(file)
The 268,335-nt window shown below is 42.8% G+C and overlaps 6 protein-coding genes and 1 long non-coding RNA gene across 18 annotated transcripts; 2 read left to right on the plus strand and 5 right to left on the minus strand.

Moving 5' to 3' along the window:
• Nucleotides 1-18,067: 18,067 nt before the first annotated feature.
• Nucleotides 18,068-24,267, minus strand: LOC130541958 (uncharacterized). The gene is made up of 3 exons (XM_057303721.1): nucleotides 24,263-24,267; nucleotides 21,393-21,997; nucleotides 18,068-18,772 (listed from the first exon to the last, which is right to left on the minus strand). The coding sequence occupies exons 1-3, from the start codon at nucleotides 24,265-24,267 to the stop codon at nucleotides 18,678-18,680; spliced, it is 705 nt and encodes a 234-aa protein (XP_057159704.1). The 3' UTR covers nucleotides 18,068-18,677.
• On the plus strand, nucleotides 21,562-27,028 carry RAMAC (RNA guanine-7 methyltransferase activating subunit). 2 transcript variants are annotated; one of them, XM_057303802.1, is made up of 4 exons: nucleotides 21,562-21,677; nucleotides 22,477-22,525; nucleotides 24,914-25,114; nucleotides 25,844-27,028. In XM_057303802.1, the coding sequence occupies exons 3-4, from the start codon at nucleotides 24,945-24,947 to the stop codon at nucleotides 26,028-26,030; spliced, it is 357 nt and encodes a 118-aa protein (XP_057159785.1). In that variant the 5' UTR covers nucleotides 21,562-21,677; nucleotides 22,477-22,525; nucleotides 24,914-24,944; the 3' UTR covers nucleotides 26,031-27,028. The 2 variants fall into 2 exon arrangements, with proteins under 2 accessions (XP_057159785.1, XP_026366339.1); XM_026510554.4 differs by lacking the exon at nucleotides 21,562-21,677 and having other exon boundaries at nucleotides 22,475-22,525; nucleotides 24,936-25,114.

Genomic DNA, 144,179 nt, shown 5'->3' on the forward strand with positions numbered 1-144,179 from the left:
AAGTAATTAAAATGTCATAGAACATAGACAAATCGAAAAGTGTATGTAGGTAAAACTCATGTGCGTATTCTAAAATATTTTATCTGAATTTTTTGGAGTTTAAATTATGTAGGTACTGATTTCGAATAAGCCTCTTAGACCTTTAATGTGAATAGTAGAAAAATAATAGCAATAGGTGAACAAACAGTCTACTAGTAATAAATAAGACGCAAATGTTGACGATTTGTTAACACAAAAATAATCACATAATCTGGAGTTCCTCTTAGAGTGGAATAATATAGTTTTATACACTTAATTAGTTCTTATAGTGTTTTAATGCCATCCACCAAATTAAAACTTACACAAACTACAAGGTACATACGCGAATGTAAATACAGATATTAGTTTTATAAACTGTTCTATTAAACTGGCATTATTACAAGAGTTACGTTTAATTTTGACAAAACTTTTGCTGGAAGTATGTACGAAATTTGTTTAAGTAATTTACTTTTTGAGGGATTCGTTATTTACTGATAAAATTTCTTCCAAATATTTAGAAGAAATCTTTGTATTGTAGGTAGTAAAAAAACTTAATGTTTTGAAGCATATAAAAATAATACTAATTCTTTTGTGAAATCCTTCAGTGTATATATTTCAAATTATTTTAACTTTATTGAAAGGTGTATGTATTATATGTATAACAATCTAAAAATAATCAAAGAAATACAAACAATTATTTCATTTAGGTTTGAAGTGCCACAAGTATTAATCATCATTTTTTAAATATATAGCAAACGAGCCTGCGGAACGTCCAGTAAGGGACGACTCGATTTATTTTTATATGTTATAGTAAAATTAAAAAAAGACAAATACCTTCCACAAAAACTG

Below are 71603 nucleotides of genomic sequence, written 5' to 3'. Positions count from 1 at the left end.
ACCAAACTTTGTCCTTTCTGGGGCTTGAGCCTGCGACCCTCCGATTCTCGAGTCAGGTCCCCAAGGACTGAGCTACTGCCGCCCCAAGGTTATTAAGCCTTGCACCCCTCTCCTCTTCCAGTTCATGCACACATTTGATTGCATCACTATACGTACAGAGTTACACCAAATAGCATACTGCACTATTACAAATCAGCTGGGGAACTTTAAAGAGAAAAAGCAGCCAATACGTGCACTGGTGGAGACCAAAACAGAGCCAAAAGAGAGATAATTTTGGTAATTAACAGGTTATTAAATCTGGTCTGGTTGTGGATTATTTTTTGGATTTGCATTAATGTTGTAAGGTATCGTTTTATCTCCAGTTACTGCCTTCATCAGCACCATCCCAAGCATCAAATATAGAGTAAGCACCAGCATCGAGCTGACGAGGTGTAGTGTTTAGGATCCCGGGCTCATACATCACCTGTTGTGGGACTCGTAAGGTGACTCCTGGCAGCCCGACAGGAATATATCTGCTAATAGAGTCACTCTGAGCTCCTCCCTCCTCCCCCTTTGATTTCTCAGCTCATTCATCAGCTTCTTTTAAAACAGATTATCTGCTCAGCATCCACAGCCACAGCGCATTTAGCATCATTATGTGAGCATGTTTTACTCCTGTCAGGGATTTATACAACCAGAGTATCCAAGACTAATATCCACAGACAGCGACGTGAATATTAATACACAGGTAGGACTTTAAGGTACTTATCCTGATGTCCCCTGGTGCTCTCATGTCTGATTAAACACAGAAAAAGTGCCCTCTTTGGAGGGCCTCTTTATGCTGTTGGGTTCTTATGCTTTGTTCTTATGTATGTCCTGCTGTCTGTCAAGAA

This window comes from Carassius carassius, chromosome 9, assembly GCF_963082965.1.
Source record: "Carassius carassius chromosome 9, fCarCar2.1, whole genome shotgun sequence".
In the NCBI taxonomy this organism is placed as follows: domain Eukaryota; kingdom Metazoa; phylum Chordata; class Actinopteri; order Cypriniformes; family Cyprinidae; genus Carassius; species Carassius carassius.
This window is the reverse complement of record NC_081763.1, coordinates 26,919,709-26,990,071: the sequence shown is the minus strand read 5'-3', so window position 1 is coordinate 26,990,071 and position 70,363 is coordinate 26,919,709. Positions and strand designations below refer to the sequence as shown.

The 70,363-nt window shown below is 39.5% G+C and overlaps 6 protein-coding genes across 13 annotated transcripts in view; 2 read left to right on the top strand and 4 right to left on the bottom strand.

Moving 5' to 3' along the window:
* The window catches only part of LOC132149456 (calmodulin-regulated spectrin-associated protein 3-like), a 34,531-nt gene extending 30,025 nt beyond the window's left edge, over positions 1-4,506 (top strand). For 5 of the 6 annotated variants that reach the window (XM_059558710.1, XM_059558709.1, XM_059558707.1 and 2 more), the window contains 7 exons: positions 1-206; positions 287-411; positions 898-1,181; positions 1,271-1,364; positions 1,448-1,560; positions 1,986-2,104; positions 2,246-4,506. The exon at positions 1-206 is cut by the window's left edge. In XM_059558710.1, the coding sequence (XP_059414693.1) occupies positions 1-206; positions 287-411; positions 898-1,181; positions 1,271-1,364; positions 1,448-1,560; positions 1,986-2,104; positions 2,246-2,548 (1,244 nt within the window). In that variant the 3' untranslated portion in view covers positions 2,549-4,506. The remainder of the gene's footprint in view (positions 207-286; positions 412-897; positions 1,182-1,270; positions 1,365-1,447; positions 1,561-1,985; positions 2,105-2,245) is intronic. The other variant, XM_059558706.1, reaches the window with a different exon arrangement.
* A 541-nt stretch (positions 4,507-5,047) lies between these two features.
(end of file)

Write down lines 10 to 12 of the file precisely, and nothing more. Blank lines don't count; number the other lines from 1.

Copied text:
This window comes from Carassius carassius, chromosome 9, assembly GCF_963082965.1.
Source record: "Carassius carassius chromosome 9, fCarCar2.1, whole genome shotgun sequence".
In the NCBI taxonomy this organism is placed as follows: domain Eukaryota; kingdom Metazoa; phylum Chordata; class Actinopteri; order Cypriniformes; family Cyprinidae; genus Carassius; species Carassius carassius.